"We will not have two trumpets in the house! The school has a lot of clarinets." I remember my mother's words almost forty years later. My brother had just brought home his trumpet and it looked like a lot of fun. I decided fine, I would play the clarinet. I still got out of history once a week and it isn't too heavy.
Little did I know what a gift I had received. I am so grateful every day of my life for the incredible repertoire for the clarinet, and the Brahms Quintet is right at the top of the list. So many composers were inspired during their prime to write for the instrument: Mozart, Debussy, Copland, and Poulenc to name a few. Life without the chamber music works of Brahms alone, his sonatas, Trio, and Quintet, would seem unfulfilled.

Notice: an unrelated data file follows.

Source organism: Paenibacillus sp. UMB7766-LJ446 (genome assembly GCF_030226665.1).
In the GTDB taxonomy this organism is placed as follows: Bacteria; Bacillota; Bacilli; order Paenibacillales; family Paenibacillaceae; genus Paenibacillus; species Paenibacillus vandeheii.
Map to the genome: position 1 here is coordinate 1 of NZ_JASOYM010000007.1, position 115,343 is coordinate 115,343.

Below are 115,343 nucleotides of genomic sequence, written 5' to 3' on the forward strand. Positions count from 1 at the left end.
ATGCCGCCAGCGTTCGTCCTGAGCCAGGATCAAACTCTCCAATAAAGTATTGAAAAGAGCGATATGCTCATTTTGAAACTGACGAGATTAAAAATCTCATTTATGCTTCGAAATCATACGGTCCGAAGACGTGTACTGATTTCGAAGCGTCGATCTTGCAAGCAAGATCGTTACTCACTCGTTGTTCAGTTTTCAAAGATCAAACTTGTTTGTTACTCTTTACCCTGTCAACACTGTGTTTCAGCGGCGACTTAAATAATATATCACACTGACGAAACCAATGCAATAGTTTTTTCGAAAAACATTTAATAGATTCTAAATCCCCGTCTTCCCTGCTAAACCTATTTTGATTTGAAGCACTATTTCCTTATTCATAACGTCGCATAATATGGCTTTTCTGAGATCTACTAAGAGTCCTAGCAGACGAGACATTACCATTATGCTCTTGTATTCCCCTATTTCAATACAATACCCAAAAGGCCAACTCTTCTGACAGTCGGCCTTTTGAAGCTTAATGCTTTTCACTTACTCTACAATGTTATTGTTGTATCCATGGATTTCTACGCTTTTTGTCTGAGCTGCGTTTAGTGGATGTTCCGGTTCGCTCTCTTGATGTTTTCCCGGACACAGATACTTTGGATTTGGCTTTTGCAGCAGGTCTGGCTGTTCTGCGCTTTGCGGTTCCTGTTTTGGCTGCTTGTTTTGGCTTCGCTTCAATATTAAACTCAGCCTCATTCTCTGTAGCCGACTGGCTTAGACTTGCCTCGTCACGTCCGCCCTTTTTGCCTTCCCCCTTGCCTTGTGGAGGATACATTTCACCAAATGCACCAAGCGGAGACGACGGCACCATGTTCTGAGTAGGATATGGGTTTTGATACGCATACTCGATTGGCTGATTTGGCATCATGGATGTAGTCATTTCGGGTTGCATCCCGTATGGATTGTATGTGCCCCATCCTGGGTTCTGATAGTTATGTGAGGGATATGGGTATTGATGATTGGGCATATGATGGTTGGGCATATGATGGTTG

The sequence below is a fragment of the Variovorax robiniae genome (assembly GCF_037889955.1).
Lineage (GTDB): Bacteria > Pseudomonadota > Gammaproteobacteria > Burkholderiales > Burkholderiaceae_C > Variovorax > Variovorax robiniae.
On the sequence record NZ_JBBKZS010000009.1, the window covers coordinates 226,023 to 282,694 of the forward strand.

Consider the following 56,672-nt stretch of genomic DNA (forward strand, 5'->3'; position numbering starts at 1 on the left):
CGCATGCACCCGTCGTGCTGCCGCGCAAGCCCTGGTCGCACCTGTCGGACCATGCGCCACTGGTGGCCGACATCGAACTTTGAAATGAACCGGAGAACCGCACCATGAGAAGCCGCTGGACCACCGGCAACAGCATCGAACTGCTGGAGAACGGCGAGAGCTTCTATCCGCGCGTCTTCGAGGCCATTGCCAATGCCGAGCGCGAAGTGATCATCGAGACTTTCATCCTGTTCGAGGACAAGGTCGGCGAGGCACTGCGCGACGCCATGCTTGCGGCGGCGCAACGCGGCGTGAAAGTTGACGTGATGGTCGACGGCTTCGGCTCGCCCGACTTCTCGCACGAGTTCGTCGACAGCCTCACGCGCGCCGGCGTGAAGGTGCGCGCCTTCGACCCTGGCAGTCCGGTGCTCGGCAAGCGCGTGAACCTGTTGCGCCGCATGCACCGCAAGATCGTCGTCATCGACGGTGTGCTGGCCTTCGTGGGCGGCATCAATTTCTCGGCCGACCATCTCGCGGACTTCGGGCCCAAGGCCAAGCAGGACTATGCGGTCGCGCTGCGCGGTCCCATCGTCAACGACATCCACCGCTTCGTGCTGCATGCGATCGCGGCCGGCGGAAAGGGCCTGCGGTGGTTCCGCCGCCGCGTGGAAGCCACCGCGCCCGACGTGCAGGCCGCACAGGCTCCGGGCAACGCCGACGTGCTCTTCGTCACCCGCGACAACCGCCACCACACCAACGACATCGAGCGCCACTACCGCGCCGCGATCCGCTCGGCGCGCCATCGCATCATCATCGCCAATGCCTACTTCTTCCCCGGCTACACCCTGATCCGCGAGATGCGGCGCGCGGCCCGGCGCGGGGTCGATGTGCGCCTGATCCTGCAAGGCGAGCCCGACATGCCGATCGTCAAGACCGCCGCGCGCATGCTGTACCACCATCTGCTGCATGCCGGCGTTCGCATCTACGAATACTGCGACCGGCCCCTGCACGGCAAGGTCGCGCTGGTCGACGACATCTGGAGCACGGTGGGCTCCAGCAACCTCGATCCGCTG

It's better to be lucky than good. They had violas too.
Kidding aside, I love the Quintet because Brahms composed a work with five "equal" parts. While the clarinet is featured as the only non-stringed instrument, it is not the focal point of the piece, but an integral collaborating voice among peers. While the timbre of the instrument brings a broader palette of color to the piece, the clarinet does not play the role of soloist as in Carl Maria von Weber's Quintet for example. I consider it one of the finest pieces of chamber music ever written, and I always look forward to opportunities to perform it, especially with the exceptional musicians of the Accordo ensemble.